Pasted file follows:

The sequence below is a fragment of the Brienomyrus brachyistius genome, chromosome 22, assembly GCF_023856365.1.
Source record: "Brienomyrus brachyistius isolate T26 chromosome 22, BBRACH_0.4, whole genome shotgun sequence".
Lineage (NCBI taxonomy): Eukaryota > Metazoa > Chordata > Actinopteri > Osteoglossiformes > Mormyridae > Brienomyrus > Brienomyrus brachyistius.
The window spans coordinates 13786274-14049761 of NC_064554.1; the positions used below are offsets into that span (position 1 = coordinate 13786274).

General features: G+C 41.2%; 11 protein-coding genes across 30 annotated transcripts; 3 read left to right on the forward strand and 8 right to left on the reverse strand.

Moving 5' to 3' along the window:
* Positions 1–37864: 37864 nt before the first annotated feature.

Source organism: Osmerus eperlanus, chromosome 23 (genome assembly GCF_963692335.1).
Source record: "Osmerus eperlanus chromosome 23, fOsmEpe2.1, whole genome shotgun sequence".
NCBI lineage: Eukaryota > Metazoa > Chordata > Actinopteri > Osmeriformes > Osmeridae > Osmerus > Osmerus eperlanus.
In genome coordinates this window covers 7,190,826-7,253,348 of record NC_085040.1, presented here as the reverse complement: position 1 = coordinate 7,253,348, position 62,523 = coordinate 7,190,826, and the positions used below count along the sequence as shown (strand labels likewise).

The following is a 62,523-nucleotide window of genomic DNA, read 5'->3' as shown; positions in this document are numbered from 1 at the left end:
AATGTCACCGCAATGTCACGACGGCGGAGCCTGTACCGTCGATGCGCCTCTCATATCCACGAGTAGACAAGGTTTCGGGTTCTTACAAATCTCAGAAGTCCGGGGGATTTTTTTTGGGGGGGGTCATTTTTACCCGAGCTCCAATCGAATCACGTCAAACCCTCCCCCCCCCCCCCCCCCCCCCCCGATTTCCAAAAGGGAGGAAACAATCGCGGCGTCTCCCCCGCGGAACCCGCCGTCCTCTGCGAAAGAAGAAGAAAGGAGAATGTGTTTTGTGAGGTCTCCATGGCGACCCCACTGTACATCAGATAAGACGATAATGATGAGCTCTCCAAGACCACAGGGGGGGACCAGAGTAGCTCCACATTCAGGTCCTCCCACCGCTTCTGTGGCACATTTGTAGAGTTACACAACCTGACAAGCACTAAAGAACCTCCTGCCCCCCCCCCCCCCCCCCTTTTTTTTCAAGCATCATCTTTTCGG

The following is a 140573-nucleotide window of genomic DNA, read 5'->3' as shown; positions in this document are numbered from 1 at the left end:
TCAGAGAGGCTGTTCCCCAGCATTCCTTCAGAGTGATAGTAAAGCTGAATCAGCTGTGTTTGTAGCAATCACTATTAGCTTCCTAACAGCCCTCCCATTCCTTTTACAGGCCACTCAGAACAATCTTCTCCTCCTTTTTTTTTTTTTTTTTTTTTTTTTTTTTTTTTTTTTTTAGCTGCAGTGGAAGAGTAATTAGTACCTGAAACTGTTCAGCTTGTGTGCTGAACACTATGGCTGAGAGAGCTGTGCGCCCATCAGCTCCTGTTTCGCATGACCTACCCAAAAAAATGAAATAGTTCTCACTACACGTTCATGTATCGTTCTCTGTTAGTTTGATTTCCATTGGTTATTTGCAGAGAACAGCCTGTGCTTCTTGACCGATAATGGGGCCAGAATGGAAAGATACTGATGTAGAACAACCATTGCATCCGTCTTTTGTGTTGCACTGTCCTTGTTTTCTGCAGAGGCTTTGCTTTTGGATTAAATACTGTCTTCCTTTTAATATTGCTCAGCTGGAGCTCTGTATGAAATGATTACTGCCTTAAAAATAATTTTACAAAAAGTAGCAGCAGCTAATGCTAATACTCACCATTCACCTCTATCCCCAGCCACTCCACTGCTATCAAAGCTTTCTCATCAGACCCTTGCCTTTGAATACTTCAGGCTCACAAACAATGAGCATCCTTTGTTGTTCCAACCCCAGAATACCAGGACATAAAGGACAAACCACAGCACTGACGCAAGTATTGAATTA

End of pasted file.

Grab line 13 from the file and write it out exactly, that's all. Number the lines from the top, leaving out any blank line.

AATGTCACCGCAATGTCACGACGGCGGAGCCTGTACCGTCGATGCGCCTCTCATATCCACGAGTAGACAAGGTTTCGGGTTCTTACAAATCTCAGAAGTCCGGGGGATTTTTTTTGGGGGGGGTCATTTTTACCCGAGCTCCAATCGAATCACGTCAAACCCTCCCCCCCCCCCCCCCCCCCCCCCGATTTCCAAAAGGGAGGAAACAATCGCGGCGTCTCCCCCGCGGAACCCGCCGTCCTCTGCGAAAGAAGAAGAAAGGAGAATGTGTTTTGTGAGGTCTCCATGGCGACCCCACTGTACATCAGATAAGACGATAATGATGAGCTCTCCAAGACCACAGGGGGGGACCAGAGTAGCTCCACATTCAGGTCCTCCCACCGCTTCTGTGGCACATTTGTAGAGTTACACAACCTGACAAGCACTAAAGAACCTCCTGCCCCCCCCCCCCCCCCCCTTTTTTTTCAAGCATCATCTTTTCGG